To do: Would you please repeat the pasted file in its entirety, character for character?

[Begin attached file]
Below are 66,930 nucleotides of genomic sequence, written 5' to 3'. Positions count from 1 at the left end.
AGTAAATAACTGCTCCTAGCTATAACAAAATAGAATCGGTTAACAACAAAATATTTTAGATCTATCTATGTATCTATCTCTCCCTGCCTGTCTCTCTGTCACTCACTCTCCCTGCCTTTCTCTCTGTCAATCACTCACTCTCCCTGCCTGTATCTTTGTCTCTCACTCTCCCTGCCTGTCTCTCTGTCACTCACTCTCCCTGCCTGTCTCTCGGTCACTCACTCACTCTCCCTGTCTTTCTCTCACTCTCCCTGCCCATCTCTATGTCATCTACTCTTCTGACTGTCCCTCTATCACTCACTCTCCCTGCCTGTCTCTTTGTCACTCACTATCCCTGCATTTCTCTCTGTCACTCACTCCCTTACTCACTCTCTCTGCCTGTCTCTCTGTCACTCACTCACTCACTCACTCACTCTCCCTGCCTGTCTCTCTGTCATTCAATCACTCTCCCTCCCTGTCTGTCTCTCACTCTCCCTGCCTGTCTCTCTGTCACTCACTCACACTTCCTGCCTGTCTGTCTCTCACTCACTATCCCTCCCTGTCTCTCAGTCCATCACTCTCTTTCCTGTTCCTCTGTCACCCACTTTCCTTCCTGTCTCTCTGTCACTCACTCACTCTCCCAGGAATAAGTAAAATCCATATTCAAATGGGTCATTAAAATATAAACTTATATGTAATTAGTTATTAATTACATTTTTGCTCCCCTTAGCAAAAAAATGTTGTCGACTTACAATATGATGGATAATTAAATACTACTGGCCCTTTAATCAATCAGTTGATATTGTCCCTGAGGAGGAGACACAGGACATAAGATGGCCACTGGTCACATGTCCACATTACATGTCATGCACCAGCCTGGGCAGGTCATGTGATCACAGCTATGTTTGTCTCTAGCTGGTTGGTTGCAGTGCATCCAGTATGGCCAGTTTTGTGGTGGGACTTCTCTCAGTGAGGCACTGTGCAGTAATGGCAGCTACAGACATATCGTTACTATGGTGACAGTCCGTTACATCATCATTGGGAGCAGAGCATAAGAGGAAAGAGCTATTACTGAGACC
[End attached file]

Below are 66,930 nucleotides of genomic sequence, written 5' to 3'. Positions count from 1 at the left end.
AGTAAATAACTGCTCCTAGCTATAACAAAATAGAATCGGTTAACAACAAAATATTTTAGATCTATCTATGTATCTATCTCTCCCTGCCTGTCTCTCTGTCACTCACTCTCCCTGCCTTTCTCTCTGTCAATCACTCACTCTCCCTGCCTGTATCTTTGTCTCTCACTCTCCCTGCCTGTCTCTCTGTCACTCACTCTCCCTGCCTGTCTCTCGGTCACTCACTCACTCTCCCTGTCTTTCTCTCACTCTCCCTGCCCATCTCTATGTCATCTACTCTTCTGACTGTCCCTCTATCACTCACTCTCCCTGCCTGTCTCTTTGTCACTCACTATCCCTGCATTTCTCTCTGTCACTCACTCCCTTACTCACTCTCTCTGCCTGTCTCTCTGTCACTCACTCACTCACTCACTCACTCTCCCTGCCTGTCTCTCTGTCATTCAATCACTCTCCCTCCCTGTCTGTCTCTCACTCTCCCTGCCTGTCTCTCTGTCACTCACTCACACTTCCTGCCTGTCTGTCTCTCACTCACTATCCCTCCCTGTCTCTCAGTCCATCACTCTCTTTCCTGTTCCTCTGTCACCCACTTTCCTTCCTGTCTCTCTGTCACTCACTCACTCTCCCAGGAATAAGTAAAATCCATATTCAAATGGGTCATTAAAATATAAACTTATATGTAATTAGTTATTAATTACATTTTTGCTCCCCTTAGCAAAAAAATGTTGTCGACTTACAATATGATGGATAATTAAATACTACTGGCCCTTTAATCAATCAGTTGATATTGTCCCTGAGGAGGAGACACAGGACATAAGATGGCCACTGGTCACATGTCCACATTACATGTCATGCACCAGCCTGGGCAGGTCATGTGATCACAGCTATGTTTGTCTCTAGCTGGTTGGTTGCAGTGCATCCAGTATGGCCAGTTTTGTGGTGGGACTTCTCTCAGTGAGGCACTGTGCAGTAATGGCAGCTACAGACATATCGTTACTATGGTGACAGTCCGTTACATCATCATTGGGAGCAGAGCATAAGAGGAAAGAGCTATTACTGAGACC